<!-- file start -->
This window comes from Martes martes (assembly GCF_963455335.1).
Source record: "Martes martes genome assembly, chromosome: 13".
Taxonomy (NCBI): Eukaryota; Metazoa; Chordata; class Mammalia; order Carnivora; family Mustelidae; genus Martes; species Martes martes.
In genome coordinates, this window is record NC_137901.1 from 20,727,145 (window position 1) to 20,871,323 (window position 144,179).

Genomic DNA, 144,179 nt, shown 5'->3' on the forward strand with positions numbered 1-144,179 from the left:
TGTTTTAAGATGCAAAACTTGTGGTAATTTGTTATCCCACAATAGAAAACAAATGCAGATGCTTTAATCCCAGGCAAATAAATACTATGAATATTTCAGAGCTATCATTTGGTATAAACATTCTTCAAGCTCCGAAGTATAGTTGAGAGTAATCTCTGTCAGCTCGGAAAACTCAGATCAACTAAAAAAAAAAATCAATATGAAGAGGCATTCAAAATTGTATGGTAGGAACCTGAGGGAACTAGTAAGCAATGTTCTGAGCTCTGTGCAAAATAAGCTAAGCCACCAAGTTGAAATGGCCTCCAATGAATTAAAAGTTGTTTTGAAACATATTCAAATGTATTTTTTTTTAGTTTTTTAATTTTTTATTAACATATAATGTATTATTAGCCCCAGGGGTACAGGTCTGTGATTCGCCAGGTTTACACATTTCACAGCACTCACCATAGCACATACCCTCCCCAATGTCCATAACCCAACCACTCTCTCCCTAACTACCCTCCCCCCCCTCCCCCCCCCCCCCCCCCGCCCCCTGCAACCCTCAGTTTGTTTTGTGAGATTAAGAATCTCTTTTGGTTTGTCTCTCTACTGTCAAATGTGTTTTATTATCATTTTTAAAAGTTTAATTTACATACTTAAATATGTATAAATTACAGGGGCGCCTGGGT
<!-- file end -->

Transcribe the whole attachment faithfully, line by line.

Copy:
This window comes from Martes martes (assembly GCF_963455335.1).
Source record: "Martes martes genome assembly, chromosome: 13".
Taxonomy (NCBI): Eukaryota; Metazoa; Chordata; class Mammalia; order Carnivora; family Mustelidae; genus Martes; species Martes martes.
In genome coordinates, this window is record NC_137901.1 from 20,727,145 (window position 1) to 20,871,323 (window position 144,179).

Genomic DNA, 144,179 nt, shown 5'->3' on the forward strand with positions numbered 1-144,179 from the left:
TGTTTTAAGATGCAAAACTTGTGGTAATTTGTTATCCCACAATAGAAAACAAATGCAGATGCTTTAATCCCAGGCAAATAAATACTATGAATATTTCAGAGCTATCATTTGGTATAAACATTCTTCAAGCTCCGAAGTATAGTTGAGAGTAATCTCTGTCAGCTCGGAAAACTCAGATCAACTAAAAAAAAAAATCAATATGAAGAGGCATTCAAAATTGTATGGTAGGAACCTGAGGGAACTAGTAAGCAATGTTCTGAGCTCTGTGCAAAATAAGCTAAGCCACCAAGTTGAAATGGCCTCCAATGAATTAAAAGTTGTTTTGAAACATATTCAAATGTATTTTTTTTTAGTTTTTTAATTTTTTATTAACATATAATGTATTATTAGCCCCAGGGGTACAGGTCTGTGATTCGCCAGGTTTACACATTTCACAGCACTCACCATAGCACATACCCTCCCCAATGTCCATAACCCAACCACTCTCTCCCTAACTACCCTCCCCCCCCTCCCCCCCCCCCCCCCCCGCCCCCTGCAACCCTCAGTTTGTTTTGTGAGATTAAGAATCTCTTTTGGTTTGTCTCTCTACTGTCAAATGTGTTTTATTATCATTTTTAAAAGTTTAATTTACATACTTAAATATGTATAAATTACAGGGGCGCCTGGGT